Is it inevitable that if you shoot in Rome, youre going to eventually shoot in a location from 8 1/2 or a Fellini movie, or did you deliberately choose those locations?
No, it was probably inevitable because I didnt know Rome very well and the art director went around finding pretty locations and interesting locations. I had no idea if any of them had appeared in other movies. I was sure obviously if I was shooting at the Coliseum or something like that it probably had appeared in 50 movies, and that would be true of a number of the locations but I didnt really know where I was shooting and many of the places and streets I was seeing for the first time, and many of the streets. Its really the art director who found all the beautiful locations we had.
So much of this film is a meditation on fame and accomplishment. What sparked the idea to focus the movie around that?
The fact that some of the film deals with that theme is post facto. I didnt think about that when I made the film. I thought, Its a funny idea that the guy sings in the shower and its a funny idea that some guy wakes up one day and suddenly hes famous and doesnt really know why. And two young people come to Rome and theyre just married, and they get involved in the situation. I had never thought of any thematic connection, in any way. Thats all just an accident. Now it may have been something that was on my unconscious at the time and it came out in some strange way. I myself feel about fame the way the character of chauffeur talks about it in the movie, that life is tough and its tough whether youre famous or not famous. And in the end its probably, of those two choices, better to be famous because the perks are better. You get better seats at the basketball game, and you get better tables and reservations places. If I call a doctor on Saturday morning I can get him. Theres a lot of things, indulgences that you dont get, if youre not famous. Now Im not saying its fair. Its kind of disgusting in a way. But I cant say that I dont enjoy it. There are drawbacks in being famous too, but you can live with those. Theyre not life-threatening. If the paparazzi are outside your restaurant or your house and actors make such a big thing of it and scurry into cars and drape things you think theyre going to be crucified or something. Its not a big deal. You can get used to that. Its not so terrible. The bad stuff is greatly outweighed by the dinner reservations.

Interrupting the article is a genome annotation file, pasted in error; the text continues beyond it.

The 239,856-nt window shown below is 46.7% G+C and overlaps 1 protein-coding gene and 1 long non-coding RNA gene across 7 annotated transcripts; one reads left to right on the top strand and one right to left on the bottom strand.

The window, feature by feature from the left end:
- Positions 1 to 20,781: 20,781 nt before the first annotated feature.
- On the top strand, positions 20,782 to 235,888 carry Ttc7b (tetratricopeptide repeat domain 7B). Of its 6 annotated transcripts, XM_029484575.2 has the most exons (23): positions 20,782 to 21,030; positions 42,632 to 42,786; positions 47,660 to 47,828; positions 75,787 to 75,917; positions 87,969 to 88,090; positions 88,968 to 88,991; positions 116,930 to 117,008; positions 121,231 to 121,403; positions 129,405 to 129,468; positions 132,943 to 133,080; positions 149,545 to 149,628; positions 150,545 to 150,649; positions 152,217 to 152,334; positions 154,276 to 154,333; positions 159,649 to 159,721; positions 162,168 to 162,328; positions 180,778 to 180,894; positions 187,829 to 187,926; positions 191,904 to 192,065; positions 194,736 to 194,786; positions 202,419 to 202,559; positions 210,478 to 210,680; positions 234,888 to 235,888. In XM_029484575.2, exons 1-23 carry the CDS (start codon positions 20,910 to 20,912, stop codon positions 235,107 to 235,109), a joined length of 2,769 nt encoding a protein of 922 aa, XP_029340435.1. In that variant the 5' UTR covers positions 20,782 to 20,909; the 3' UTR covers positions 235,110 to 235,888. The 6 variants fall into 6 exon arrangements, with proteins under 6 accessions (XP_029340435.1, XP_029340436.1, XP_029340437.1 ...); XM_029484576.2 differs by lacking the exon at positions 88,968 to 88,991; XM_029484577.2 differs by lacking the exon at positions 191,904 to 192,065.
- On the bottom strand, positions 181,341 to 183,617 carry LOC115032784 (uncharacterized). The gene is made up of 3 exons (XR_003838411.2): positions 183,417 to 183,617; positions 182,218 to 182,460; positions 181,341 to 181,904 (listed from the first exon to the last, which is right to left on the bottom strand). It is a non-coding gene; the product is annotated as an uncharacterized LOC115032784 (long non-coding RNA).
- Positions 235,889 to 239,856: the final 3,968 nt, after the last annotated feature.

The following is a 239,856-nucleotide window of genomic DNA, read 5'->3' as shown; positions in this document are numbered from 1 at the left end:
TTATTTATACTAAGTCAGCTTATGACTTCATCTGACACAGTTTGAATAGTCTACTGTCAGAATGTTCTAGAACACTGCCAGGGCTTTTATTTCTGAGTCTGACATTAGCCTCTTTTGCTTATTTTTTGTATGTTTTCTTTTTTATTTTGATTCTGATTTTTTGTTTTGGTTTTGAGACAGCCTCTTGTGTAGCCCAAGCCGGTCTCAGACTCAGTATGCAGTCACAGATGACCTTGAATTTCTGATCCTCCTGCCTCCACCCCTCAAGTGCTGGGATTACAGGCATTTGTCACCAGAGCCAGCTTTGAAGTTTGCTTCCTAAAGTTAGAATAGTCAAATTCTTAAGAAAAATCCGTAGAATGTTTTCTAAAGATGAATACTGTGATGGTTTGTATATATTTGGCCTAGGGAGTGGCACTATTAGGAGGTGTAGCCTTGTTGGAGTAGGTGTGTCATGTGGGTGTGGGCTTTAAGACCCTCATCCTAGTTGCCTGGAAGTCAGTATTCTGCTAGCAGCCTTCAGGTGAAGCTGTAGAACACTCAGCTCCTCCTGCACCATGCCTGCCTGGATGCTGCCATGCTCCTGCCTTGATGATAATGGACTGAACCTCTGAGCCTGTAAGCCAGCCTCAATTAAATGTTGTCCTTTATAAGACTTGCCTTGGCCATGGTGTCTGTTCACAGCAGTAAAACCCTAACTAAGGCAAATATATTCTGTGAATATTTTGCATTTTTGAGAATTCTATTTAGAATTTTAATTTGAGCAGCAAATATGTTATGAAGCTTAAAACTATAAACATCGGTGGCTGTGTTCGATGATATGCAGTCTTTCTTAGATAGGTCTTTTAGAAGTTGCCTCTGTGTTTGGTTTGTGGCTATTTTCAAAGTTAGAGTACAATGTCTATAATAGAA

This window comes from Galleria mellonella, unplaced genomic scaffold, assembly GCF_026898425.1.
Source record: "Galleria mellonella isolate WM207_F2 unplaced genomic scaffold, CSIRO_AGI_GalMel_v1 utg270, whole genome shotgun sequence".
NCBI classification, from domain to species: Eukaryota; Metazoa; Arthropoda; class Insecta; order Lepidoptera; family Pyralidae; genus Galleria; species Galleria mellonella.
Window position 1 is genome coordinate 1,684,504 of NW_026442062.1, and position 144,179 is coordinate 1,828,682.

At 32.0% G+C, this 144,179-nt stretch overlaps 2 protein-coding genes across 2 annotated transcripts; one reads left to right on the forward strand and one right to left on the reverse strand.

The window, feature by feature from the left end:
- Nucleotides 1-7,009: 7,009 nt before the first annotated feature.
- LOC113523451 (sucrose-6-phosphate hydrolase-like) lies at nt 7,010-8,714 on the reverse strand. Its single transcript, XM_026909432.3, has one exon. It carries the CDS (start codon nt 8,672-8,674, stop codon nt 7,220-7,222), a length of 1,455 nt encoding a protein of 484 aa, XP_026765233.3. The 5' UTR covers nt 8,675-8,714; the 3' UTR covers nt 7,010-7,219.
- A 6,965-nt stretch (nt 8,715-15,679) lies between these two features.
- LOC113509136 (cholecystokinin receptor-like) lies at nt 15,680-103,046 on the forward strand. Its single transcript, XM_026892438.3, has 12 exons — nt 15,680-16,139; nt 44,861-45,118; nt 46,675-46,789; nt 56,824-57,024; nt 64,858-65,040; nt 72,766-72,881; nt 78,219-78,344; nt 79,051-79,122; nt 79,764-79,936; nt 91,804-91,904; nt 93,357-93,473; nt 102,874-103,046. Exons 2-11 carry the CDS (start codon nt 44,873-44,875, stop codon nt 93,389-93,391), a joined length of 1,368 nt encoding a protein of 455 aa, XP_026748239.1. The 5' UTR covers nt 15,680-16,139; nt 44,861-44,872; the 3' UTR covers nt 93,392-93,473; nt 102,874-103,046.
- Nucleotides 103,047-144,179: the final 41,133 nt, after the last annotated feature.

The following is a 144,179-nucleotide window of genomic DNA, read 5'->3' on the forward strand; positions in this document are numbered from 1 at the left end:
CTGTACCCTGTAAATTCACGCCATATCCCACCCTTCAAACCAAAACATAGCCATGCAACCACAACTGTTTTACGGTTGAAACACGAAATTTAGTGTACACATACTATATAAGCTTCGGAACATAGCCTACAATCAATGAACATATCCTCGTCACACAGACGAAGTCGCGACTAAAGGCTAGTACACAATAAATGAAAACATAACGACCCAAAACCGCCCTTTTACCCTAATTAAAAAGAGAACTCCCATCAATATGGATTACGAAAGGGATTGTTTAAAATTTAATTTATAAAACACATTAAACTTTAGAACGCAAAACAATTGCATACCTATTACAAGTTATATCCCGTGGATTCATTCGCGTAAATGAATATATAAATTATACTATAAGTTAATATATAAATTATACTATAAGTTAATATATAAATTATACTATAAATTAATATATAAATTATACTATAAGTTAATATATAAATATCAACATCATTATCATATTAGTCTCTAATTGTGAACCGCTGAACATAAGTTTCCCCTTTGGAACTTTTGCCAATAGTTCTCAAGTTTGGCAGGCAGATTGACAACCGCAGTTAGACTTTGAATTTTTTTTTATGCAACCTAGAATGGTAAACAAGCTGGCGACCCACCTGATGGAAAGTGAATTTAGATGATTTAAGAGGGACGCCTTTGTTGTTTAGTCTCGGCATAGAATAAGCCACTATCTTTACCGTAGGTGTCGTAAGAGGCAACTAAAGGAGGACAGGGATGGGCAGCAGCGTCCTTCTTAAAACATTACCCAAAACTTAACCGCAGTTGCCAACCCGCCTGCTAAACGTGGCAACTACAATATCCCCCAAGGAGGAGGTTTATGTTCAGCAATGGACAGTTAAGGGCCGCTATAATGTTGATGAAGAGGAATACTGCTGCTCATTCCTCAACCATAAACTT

In addition to being an accomplished filmmaker, youre also quite an accomplished musician and music always plays an important part in your films, including this one. Can you talk about the importance of music in your movies and particularly this?
Im a big believer in music in movies. It covers a multitude of sins. Now, a great director, a really great director, lets say like Ingmar Bergman, did not believe in music in films. He thought the use of music in films was barbaric. That was his word. His films are great enough, so that he doesnt need any outside help. I need help. I noticed, right from the first movie I ever made in my life, Take the Money and Run, there were scenes in it that were just dying when I looked in the cutting room. And the editor, Ralph Rosenblum, said, Put a piece of music behind it. I was so inexperienced, I didnt - He said, Here, let me just put this record on. He put a record on and, and all of a sudden, when I was doing something and it was so boring originally, it came to life. Doing it to music just made the whole thing work. Ever since, Ive been a big believer in supporting the action on film with the appropriate music. Its gotten me out of a lot of jams, over the years. So, music for me is a very big thing in films and I use it unashamedly. I have used all the classics and all the great composers, both classical and tin pan alley. Its the most pleasurable part of a movie, too. When you have a movie and you look at it and its ice cold with no music, then you start dropping in a little George Gershwin and a little Mozart, a little something else and the thing suddenly become lively and magical in front of you. Its a great feeling.